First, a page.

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Central Valley Farmers Adapt To New Heat Protection Rules For Farmworkers

Thousands of farmworkers travel all over the Central Valley on a daily basis to pick crops under some very hot weather. As FM89’s Diana Aguilera reports farmers now have to comply with new regulations to avoid heat illness and deaths among workers.

Farmer Joe Del Bosque, owner of Del Bosque Farms, knows what it’s like to work in the valley’s hot temperatures. He’s been doing it his whole life.

“I grew up with this kind of work by the time I was 10, 11-years-old I was actually picking melons,” Del Bosque says.

We’re walking through his cantaloupe field near Firebaugh. There’s a crew of 20 workers, some pick the melons others pack them up and then load the boxes to a tractor. Today wasn’t the hottest day but it was already approaching 90 degrees and it wasn’t even noon.

Working outside when it’s this hot can be dangerous especially if you’re not hydrated and don’t have the opportunity to cool down. That’s why the state safety agency CAL OSHA issued new stricter regulations on how to prevent heat related illnesses and deaths. Del Bosque says he was quick to respond but the rules do put more pressure on employers.

"Yeah they're making a lot of farmers uncomfortable because they're requiring them to do more ... I just know that I've adopted them. It's in our best interest to make sure they're healthy and working." -Joe Del Bosque

Under the new regulations, employers have to place water closer to workers and provide shade that would shelter all employees. And when it reaches 95 degrees they must provide 10 minutes of break every two hours for agricultural workers. The rules took effect in May and are aimed at protecting anyone who works outside whether it’s on a farm, a construction site, or on roads.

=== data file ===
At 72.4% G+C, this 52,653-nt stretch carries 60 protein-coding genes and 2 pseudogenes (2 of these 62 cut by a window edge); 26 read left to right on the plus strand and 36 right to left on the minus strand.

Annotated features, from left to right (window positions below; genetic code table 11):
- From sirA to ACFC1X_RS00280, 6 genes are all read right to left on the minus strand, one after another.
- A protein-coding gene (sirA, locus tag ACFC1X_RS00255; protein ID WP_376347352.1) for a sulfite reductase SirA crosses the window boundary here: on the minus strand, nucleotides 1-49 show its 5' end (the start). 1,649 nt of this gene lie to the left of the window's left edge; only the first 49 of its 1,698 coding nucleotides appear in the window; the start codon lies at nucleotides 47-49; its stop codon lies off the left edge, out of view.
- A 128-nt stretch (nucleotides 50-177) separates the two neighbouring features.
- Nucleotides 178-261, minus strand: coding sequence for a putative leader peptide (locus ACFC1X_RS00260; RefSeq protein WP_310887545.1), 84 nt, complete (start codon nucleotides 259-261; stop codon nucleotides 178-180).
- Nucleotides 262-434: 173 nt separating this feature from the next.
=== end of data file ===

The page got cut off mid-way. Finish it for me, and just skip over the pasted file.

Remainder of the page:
This is all in an effort to stop heat related illnesses and deaths that still happen among workers.

“I think that these new heat stress regulations certainly have more of an impact in an area like the central valley where it does get routinely above 95 degrees,” says Cal Watkins, a Fresno based lawyer who teaches local businesses about the new rules.

Watkins says employers are reaching out to him to learn more in order to avoid hefty fines by the state agency.

“I know that CAL OSHA representatives have been out in the fields and I know that there’s a push to make sure that not only agricultural employers but all employers are complying with these new regulations.”

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Credit Diana Aguilera / Valley Public Radio
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Valley Public Radio
Workers from Del Bosque Farms rest in a trailer during one of their morning breaks.

Under the new rules, employers have to provide shade for workers when it’s 80 degrees or higher. Previously, it was 85 degrees.

At Del Bosque Farms near Firebaugh, farmworker Pablo -who didn’t want to share his last name- is picking cantaloupes along with the rest of his crew. He’s the foreman and is in charge of making sure the workers know when to take breaks.

“It’s time for these stricter regulations to exist,” Pablo says. “And I think it’s a good thing for California to protect us farmworkers so there’s less and less cases.”

"I know that CAL OSHA representatives have been out in the fields and I know that there's a push to make sure that not only agricultural employers but all employers are complying with these new regulations." -Cal Watkins

He’s referring to cases of heat related illnesses or deaths. He says while there hasn’t been a fatality in his workplace, he has heard of cases nearby. The state agency CAL OSHA reports 38 heat related deaths in the past decade, while other groups suggest the number is much higher. And just for 2014, CAL OSHA indicates 43 heat related illnesses among outdoor workers.

Even though the new regulations just went into effect the state is already sending out inspectors to enforce the rules. In addition to the law, researchers from UC Davis are working on trying to learn more about how to prevent heat related illnesses and deaths in the future.

Diana Aguilera is a multimedia reporter native of Santiago, Chile. It was during her childhood in Santiago where her love for journalism sparked. Diana moved to Fresno while in her teens and is a proud graduate of California State University, Fresno. While earning her degree in journalism and minor in Latin American studies, Diana worked for the Fresno Bee. Her work as a general assignment reporter continued after college and was recognized by the California Newspaper Publishers Association. In 2014, she joined Valley Public Radio. Her hobbies include yoga, traveling and reading.